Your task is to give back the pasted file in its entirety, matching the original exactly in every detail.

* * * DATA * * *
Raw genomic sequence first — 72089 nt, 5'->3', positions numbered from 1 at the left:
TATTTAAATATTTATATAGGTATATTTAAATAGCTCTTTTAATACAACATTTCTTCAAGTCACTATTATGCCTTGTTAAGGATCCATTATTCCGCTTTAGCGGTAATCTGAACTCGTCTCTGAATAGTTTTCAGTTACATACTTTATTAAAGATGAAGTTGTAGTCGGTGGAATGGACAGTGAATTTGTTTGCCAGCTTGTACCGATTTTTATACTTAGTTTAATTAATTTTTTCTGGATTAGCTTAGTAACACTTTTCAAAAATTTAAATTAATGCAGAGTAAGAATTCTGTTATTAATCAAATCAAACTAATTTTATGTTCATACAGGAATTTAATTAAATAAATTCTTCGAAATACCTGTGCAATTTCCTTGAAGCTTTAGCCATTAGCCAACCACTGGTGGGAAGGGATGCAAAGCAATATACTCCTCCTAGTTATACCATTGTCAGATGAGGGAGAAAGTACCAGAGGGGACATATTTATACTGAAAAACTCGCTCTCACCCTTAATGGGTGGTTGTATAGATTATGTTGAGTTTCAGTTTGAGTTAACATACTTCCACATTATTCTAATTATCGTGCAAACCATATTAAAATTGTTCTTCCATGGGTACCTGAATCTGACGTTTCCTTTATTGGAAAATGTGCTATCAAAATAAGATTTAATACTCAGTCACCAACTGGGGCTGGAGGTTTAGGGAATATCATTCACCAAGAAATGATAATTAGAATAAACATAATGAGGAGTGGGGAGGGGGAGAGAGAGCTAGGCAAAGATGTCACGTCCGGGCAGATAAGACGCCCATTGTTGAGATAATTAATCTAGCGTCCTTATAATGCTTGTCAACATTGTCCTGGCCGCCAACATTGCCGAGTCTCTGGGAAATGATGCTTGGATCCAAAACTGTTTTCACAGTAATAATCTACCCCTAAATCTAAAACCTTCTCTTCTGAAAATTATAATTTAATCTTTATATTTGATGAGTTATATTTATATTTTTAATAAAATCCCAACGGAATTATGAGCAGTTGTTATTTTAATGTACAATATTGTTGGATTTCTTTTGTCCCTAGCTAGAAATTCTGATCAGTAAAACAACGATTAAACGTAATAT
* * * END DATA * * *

Raw genomic sequence first — 72089 nt, 5'->3', positions numbered from 1 at the left:
TATTTAAATATTTATATAGGTATATTTAAATAGCTCTTTTAATACAACATTTCTTCAAGTCACTATTATGCCTTGTTAAGGATCCATTATTCCGCTTTAGCGGTAATCTGAACTCGTCTCTGAATAGTTTTCAGTTACATACTTTATTAAAGATGAAGTTGTAGTCGGTGGAATGGACAGTGAATTTGTTTGCCAGCTTGTACCGATTTTTATACTTAGTTTAATTAATTTTTTCTGGATTAGCTTAGTAACACTTTTCAAAAATTTAAATTAATGCAGAGTAAGAATTCTGTTATTAATCAAATCAAACTAATTTTATGTTCATACAGGAATTTAATTAAATAAATTCTTCGAAATACCTGTGCAATTTCCTTGAAGCTTTAGCCATTAGCCAACCACTGGTGGGAAGGGATGCAAAGCAATATACTCCTCCTAGTTATACCATTGTCAGATGAGGGAGAAAGTACCAGAGGGGACATATTTATACTGAAAAACTCGCTCTCACCCTTAATGGGTGGTTGTATAGATTATGTTGAGTTTCAGTTTGAGTTAACATACTTCCACATTATTCTAATTATCGTGCAAACCATATTAAAATTGTTCTTCCATGGGTACCTGAATCTGACGTTTCCTTTATTGGAAAATGTGCTATCAAAATAAGATTTAATACTCAGTCACCAACTGGGGCTGGAGGTTTAGGGAATATCATTCACCAAGAAATGATAATTAGAATAAACATAATGAGGAGTGGGGAGGGGGAGAGAGAGCTAGGCAAAGATGTCACGTCCGGGCAGATAAGACGCCCATTGTTGAGATAATTAATCTAGCGTCCTTATAATGCTTGTCAACATTGTCCTGGCCGCCAACATTGCCGAGTCTCTGGGAAATGATGCTTGGATCCAAAACTGTTTTCACAGTAATAATCTACCCCTAAATCTAAAACCTTCTCTTCTGAAAATTATAATTTAATCTTTATATTTGATGAGTTATATTTATATTTTTAATAAAATCCCAACGGAATTATGAGCAGTTGTTATTTTAATGTACAATATTGTTGGATTTCTTTTGTCCCTAGCTAGAAATTCTGATCAGTAAAACAACGATTAAACGTAATAT